Manures from pigs and birds are more frequently used than cattle manure, and even in some areas where cattle exist their droppings are often unavailable to aquafarms (e.g., India, Afghanistan) because the dung is dried and used as fuel. In many cases, animal wastes are anaerobically digested in order to allow for multiple benefits, specifically biogas for cooking, and supernatant and sludge for agricultural or aquacultural use. Although the latter two products are largely used for fertilization, their potential use as feed ingredients is high and is currently receiving considerable research attention.

It should be mentioned that plant residues until now have had little use as fertilizers for aquaculture, in contrast to their application in agriculture. This is because of the fundamental physico-chemical differences between water and soil as cultivation media. However, some fish ponds are occasionally or regularly fallowed. Then crops or crop residues are ploughed into the pond as a sort of "green manure." Rice paddies are good examples, where fish can be stocked (ecologically sound pest management permitting), and the rice straw and stubble are ploughed into the paddy soil as soil conditioners.

The use of organic residues in aquaculture is, to a certain extent, dependent on competition for these residues by agricultural production systems. Although detailed studies comparing agricultural and aquacultural use of organic residues from an energy or material-accounting viewpoint are not available, it is quite possible that manure recycling is more efficient in aquacultural animal production (including integrated land animal-cum-fish systems) than in agricultural animal husbandry. Manures produced by fish in a polyculture pond immediately enter a detritus food chain. A portion of this detritus is recycled into higher trophic levels, in this case, table fish. The system, while bearing some resemblance to terrestrial grazing systems (i.e., cattle produce manure, which fertilizes plants, which are eaten by cattle, etc.), is considerably more efficient than that found in intensive agricultural animal production systems. In the latter, manure must be collected and distributed with an attached expenditure of energy and human labour.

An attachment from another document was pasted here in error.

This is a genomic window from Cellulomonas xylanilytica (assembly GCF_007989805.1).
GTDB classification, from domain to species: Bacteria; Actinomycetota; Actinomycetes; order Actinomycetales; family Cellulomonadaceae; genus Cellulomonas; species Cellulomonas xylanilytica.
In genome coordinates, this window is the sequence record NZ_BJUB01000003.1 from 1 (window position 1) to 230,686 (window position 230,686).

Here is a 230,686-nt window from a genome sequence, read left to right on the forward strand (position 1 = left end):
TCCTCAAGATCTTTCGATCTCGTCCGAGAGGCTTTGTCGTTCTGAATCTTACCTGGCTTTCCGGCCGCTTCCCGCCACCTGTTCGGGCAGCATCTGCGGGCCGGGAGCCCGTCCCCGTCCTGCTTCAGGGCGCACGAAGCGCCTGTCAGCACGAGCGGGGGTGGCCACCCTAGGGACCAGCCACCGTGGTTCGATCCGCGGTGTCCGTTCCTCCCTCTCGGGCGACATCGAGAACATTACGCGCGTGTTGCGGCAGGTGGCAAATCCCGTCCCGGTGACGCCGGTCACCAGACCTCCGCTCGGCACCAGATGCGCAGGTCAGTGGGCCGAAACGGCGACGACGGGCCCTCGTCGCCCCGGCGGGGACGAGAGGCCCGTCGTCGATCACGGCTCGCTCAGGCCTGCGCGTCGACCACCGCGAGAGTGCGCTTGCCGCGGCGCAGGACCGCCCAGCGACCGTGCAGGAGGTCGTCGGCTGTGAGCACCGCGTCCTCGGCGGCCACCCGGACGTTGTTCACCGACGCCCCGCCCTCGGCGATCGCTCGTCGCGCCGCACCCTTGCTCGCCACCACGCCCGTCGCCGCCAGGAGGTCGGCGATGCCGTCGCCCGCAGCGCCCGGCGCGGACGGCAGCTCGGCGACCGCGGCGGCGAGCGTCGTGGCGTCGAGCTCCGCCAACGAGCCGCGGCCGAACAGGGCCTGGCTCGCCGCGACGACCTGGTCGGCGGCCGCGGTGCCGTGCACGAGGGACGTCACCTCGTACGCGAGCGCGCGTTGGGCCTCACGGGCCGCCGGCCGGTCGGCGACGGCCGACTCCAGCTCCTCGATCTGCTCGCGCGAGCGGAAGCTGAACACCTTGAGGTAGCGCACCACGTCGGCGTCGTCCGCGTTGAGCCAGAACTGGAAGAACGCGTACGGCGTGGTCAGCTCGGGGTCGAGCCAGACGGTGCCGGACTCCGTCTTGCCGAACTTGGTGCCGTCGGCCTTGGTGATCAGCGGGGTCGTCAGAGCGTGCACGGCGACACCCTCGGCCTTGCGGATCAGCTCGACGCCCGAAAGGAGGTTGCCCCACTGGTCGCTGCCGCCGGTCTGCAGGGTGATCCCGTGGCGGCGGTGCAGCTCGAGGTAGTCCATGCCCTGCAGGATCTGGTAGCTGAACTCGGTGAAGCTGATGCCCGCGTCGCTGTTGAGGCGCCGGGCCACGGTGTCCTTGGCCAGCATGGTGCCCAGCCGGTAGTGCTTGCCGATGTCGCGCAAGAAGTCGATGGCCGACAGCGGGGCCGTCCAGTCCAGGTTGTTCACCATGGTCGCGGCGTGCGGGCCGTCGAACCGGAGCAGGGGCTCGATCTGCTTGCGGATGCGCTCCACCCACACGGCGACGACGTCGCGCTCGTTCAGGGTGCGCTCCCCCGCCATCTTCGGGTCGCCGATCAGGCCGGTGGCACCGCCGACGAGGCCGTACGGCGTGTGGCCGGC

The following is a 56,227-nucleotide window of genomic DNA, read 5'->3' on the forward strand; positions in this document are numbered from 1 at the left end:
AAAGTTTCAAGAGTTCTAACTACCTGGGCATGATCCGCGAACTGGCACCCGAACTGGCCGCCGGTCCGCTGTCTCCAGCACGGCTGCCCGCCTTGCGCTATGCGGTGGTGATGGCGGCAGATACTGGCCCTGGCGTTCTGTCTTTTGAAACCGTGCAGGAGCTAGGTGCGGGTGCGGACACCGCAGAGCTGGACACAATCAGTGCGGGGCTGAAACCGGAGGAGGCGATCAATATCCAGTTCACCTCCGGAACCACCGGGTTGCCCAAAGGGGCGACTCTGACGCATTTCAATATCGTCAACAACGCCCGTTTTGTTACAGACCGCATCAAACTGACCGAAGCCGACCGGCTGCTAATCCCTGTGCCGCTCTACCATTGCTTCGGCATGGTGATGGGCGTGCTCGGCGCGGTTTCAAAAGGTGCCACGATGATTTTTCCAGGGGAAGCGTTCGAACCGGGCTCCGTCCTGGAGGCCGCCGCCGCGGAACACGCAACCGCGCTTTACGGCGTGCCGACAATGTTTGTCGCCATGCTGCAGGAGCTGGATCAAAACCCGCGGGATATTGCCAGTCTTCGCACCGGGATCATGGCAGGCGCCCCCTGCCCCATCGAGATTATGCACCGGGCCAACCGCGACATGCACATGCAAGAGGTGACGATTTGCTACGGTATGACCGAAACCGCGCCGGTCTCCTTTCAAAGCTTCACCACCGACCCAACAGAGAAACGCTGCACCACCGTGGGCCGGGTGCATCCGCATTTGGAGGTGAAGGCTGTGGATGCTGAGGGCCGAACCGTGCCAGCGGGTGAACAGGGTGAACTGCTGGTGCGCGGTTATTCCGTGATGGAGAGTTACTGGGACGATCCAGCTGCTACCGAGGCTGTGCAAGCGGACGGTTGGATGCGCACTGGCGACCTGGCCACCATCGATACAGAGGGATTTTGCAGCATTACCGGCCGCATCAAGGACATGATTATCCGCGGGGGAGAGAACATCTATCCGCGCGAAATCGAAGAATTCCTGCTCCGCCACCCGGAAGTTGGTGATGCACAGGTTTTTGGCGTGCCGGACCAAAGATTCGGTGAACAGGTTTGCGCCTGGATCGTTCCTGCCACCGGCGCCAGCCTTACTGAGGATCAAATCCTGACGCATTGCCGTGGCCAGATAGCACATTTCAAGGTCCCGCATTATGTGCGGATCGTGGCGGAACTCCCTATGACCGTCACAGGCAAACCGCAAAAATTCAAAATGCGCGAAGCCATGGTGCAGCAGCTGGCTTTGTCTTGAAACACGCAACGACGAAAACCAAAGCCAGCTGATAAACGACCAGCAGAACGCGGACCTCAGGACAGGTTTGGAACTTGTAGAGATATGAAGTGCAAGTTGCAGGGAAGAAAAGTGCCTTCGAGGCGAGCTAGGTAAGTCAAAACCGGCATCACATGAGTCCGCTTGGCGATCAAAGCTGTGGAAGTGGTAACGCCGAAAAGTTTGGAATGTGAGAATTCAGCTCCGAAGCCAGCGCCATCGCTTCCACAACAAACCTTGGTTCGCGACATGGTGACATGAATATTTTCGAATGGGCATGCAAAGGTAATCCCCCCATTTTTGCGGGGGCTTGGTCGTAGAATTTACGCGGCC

Sewage utilization in aquaculture is conditioned by cultural, sanitary, and economic constraints. The simplest use is the establishment of family or village privies over Asian fish ponds, and/or the use of domestic effluents from rural settlements into flowages for cage culture. In these situations, the presence of toxic substances (e.g., trace metals, carcinogens) in the wastes are minimal, and there is less chance for excessive accumulation of harmful substances in the flesh of the fish. Disease and parasite transmission, while still a consideration, is often over-rated. Adequate pond management, as discussed earlier, and careful cooking can overcome most of these potential problems. When the sewage of small or large towns is used for aquaculture (e.g., Calcutta), the presence of materials such as industrial wastes may be potentially dangerous from the standpoint of toxic substances that accumulate in the flesh of the fish. The use of the wastes of such localities for the production of food for man is entirely contingent on segregation of these substances from the normal domestic sewage. The costs of such separation systems will ultimately decide the possibility of their use in food production.